Portman Highlights Importance of Natural Disaster Preparedness

Portman Showcased How Preparedness Saved Lives in Ohio in 2019 Tornadoes

WASHINGTON, DC – Today, U.S. Senator Rob Portman (R-OH), Ranking Member of the Senate Homeland Security and Governmental Affairs Committee, highlighted the importance of properly preparing for natural disasters at a hearing titled “Addressing the Threat of Worsening Natural Disasters.” 

Portman discussed the importance of local responders, who are usually first on the scene when disaster strikes, and how the Federal Emergency Management Agency (FEMA) relies on local preparedness as a part of its emergency management strategy. Portman showcased how in 2019 after severe storms and tornadoes touched down in Southwest Ohio, lives were saved thanks to the preparedness of local responders like Sima Merick, Executive Director of the Ohio Emergency Management Agency, who led the response in 2019 when the tornadoes hit, and was a witness at today’s hearing.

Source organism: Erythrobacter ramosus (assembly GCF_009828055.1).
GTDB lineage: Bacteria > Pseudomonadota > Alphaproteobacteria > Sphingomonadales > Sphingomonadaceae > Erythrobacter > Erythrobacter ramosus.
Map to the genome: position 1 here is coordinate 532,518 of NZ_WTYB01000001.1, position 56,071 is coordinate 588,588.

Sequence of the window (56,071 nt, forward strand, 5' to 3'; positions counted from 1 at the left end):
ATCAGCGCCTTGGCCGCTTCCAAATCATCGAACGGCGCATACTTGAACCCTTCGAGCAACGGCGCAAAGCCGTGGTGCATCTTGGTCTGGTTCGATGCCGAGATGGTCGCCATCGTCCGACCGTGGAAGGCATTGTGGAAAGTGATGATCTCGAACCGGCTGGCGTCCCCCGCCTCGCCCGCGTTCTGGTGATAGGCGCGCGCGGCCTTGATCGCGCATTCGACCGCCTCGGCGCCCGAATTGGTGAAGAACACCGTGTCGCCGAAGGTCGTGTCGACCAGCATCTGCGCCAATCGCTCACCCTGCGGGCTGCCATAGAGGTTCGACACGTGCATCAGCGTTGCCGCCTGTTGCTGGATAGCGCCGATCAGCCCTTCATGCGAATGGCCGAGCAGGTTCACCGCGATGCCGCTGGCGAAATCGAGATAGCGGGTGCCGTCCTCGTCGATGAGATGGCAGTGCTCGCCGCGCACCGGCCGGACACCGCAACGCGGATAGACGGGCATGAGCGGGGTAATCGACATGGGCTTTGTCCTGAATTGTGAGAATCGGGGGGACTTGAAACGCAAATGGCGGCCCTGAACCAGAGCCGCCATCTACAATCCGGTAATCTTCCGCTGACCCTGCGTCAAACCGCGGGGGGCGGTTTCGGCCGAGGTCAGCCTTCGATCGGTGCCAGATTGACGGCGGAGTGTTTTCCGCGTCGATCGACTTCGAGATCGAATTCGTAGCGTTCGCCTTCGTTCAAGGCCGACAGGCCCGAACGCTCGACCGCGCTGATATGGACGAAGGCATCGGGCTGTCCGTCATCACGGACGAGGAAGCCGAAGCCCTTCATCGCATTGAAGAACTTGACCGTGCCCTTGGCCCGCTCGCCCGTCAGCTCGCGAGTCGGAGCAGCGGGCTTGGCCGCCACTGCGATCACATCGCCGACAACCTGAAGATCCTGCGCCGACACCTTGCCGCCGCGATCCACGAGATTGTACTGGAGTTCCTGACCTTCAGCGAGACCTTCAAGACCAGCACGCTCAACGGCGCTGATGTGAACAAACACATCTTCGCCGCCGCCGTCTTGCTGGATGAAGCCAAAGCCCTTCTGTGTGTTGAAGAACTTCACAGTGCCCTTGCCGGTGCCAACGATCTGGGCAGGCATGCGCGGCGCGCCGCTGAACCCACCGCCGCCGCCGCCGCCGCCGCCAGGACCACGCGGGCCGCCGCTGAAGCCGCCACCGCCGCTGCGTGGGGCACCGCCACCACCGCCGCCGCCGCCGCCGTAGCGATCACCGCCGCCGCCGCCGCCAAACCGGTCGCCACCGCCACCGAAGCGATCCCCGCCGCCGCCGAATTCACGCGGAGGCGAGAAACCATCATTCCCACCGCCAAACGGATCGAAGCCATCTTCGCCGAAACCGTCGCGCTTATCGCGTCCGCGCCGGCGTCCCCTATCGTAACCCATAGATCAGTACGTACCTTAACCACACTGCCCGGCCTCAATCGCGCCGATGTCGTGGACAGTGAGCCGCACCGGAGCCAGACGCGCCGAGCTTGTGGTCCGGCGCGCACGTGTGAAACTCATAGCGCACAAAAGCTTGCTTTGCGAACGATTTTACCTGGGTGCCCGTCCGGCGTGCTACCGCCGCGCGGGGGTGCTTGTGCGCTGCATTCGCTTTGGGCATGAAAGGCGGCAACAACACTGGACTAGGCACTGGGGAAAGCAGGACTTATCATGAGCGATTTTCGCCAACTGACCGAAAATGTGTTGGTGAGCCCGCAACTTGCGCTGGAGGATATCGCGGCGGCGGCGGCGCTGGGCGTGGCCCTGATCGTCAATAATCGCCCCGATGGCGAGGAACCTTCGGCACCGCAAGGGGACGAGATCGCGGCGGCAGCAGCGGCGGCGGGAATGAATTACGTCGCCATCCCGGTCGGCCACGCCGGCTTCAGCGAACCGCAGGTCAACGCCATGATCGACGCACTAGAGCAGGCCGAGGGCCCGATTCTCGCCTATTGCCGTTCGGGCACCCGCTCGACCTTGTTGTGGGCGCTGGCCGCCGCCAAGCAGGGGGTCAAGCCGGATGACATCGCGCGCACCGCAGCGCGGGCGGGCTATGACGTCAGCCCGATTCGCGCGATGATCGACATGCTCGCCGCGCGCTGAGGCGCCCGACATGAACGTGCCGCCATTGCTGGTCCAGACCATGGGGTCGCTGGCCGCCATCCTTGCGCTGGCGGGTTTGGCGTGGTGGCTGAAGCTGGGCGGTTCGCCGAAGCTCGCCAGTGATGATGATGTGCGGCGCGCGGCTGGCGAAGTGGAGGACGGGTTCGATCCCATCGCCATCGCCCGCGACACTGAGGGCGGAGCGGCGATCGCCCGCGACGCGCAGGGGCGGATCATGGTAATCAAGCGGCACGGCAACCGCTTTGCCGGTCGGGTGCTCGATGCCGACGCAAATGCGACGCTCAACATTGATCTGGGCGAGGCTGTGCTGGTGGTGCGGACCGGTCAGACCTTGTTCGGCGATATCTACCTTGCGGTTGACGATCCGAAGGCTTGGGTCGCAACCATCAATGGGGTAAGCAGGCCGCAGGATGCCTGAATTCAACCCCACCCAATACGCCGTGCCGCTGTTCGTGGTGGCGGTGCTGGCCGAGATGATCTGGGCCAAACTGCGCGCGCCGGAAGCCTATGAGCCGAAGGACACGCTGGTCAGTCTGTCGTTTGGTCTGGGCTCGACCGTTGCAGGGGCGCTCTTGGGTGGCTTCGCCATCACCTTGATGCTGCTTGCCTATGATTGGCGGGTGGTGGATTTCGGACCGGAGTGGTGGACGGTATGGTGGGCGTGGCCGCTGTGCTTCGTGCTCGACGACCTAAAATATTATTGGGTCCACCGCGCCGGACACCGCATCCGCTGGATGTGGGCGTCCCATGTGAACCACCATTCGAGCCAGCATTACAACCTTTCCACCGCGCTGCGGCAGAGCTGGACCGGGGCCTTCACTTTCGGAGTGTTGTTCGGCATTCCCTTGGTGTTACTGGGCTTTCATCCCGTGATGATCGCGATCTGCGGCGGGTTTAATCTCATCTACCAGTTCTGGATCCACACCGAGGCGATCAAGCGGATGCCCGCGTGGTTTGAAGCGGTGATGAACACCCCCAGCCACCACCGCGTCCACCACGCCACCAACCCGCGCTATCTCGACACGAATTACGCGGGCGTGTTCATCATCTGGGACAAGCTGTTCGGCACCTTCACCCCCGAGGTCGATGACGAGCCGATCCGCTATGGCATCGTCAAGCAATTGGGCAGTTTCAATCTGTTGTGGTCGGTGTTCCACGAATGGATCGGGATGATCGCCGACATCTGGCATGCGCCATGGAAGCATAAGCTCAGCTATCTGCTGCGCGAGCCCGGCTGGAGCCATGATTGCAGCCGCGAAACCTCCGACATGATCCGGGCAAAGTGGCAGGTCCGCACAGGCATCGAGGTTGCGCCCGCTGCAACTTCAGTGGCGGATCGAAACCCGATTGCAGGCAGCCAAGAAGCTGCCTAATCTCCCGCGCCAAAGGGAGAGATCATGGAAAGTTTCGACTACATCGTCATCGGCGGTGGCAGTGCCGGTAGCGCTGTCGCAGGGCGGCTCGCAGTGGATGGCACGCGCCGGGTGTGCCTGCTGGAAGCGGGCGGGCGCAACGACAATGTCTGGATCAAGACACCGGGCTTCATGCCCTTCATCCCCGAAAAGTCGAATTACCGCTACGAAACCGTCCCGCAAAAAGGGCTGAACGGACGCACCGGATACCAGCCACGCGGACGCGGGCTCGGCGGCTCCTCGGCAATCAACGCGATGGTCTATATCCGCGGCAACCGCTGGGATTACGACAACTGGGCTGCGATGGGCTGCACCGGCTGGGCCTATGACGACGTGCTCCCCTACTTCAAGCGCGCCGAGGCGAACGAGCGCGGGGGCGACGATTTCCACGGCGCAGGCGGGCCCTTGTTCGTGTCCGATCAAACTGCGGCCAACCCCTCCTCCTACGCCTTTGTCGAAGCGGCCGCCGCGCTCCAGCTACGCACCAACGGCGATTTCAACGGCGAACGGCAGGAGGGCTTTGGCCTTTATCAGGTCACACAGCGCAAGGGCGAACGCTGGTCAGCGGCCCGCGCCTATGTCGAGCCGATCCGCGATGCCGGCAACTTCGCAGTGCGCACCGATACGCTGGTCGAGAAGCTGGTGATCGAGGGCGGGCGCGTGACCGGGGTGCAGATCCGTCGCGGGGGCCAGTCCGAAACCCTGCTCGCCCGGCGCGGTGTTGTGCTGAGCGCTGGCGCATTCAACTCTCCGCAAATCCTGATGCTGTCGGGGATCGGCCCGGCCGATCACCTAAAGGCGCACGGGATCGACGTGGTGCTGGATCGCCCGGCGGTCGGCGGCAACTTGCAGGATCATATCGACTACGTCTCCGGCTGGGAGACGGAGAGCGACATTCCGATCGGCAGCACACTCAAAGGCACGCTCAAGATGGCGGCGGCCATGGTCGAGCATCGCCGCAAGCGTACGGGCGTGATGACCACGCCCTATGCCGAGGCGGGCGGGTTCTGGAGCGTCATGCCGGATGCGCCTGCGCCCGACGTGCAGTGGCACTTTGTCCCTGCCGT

Portman discussed how he traveled to Dayton, Ohio and toured the damaged areas the morning after the storm and saw the devastation firsthand. Portman also mentioned how he met with Montgomery County Sheriff Rob Streck and other first responders in Dayton after the storm, where they were conducting operations and assessing some of the damage. Finally, Portman discussed his visit to an American Red Cross shelter that was quickly set up to ensure that those who were impacted by the tornadoes had access to food, water, and shelter.  

His opening statement can be found below and a video can be found here. 

“Thank, Mr. Chairman, and I thank the witnesses for being here today. We’re pleased to have a witness from Ohio with us who has done a great job in ensuring that we have preparedness in our own state but also has worked with the National Emergency Managers Association. So, Ms. Merick, thank you for being here.